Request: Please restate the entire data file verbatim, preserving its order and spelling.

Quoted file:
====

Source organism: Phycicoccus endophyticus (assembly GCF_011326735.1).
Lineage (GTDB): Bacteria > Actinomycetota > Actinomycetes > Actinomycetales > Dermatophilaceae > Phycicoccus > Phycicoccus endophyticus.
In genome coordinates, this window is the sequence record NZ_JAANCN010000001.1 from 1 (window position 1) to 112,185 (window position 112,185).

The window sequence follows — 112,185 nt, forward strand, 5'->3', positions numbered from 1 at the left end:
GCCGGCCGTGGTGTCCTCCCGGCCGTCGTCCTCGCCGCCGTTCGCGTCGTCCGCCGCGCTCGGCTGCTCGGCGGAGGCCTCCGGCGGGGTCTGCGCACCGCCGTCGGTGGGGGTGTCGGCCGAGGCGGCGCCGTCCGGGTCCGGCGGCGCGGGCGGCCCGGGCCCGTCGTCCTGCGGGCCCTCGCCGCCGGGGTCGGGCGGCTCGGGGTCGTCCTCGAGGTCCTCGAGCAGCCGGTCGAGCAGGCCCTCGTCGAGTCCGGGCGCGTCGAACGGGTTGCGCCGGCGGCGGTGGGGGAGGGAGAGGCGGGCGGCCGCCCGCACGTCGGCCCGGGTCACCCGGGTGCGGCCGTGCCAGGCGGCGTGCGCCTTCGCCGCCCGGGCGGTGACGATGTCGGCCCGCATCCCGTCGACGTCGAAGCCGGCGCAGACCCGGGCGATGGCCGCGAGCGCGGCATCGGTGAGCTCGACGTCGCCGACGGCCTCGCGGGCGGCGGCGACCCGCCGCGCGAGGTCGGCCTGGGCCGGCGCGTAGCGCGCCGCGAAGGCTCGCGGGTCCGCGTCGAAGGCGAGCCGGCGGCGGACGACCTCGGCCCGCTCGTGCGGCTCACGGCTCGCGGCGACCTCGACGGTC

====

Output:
Source organism: Phycicoccus endophyticus (assembly GCF_011326735.1).
Lineage (GTDB): Bacteria > Actinomycetota > Actinomycetes > Actinomycetales > Dermatophilaceae > Phycicoccus > Phycicoccus endophyticus.
In genome coordinates, this window is the sequence record NZ_JAANCN010000001.1 from 1 (window position 1) to 112,185 (window position 112,185).

The window sequence follows — 112,185 nt, forward strand, 5'->3', positions numbered from 1 at the left end:
GCCGGCCGTGGTGTCCTCCCGGCCGTCGTCCTCGCCGCCGTTCGCGTCGTCCGCCGCGCTCGGCTGCTCGGCGGAGGCCTCCGGCGGGGTCTGCGCACCGCCGTCGGTGGGGGTGTCGGCCGAGGCGGCGCCGTCCGGGTCCGGCGGCGCGGGCGGCCCGGGCCCGTCGTCCTGCGGGCCCTCGCCGCCGGGGTCGGGCGGCTCGGGGTCGTCCTCGAGGTCCTCGAGCAGCCGGTCGAGCAGGCCCTCGTCGAGTCCGGGCGCGTCGAACGGGTTGCGCCGGCGGCGGTGGGGGAGGGAGAGGCGGGCGGCCGCCCGCACGTCGGCCCGGGTCACCCGGGTGCGGCCGTGCCAGGCGGCGTGCGCCTTCGCCGCCCGGGCGGTGACGATGTCGGCCCGCATCCCGTCGACGTCGAAGCCGGCGCAGACCCGGGCGATGGCCGCGAGCGCGGCATCGGTGAGCTCGACGTCGCCGACGGCCTCGCGGGCGGCGGCGACCCGCCGCGCGAGGTCGGCCTGGGCCGGCGCGTAGCGCGCCGCGAAGGCTCGCGGGTCCGCGTCGAAGGCGAGCCGGCGGCGGACGACCTCGGCCCGCTCGTGCGGCTCACGGCTCGCGGCGACCTCGACGGTC